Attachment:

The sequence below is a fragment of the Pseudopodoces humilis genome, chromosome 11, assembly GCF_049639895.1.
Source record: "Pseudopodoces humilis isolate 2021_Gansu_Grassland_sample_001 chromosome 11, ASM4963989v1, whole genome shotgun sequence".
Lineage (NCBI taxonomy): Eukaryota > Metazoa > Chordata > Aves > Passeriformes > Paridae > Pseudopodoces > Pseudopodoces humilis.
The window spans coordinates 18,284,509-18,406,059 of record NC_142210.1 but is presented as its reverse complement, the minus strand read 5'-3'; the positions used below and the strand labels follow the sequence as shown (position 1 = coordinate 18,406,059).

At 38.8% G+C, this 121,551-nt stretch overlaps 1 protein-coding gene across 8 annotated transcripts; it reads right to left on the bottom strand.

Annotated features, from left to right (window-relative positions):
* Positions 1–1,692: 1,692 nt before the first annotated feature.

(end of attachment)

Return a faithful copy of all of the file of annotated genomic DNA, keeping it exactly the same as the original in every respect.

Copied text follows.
The sequence below is a fragment of the Pseudopodoces humilis genome, chromosome 11, assembly GCF_049639895.1.
Source record: "Pseudopodoces humilis isolate 2021_Gansu_Grassland_sample_001 chromosome 11, ASM4963989v1, whole genome shotgun sequence".
Lineage (NCBI taxonomy): Eukaryota > Metazoa > Chordata > Aves > Passeriformes > Paridae > Pseudopodoces > Pseudopodoces humilis.
The window spans coordinates 18,284,509-18,406,059 of record NC_142210.1 but is presented as its reverse complement, the minus strand read 5'-3'; the positions used below and the strand labels follow the sequence as shown (position 1 = coordinate 18,406,059).

At 38.8% G+C, this 121,551-nt stretch overlaps 1 protein-coding gene across 8 annotated transcripts; it reads right to left on the bottom strand.

Annotated features, from left to right (window-relative positions):
* Positions 1–1,692: 1,692 nt before the first annotated feature.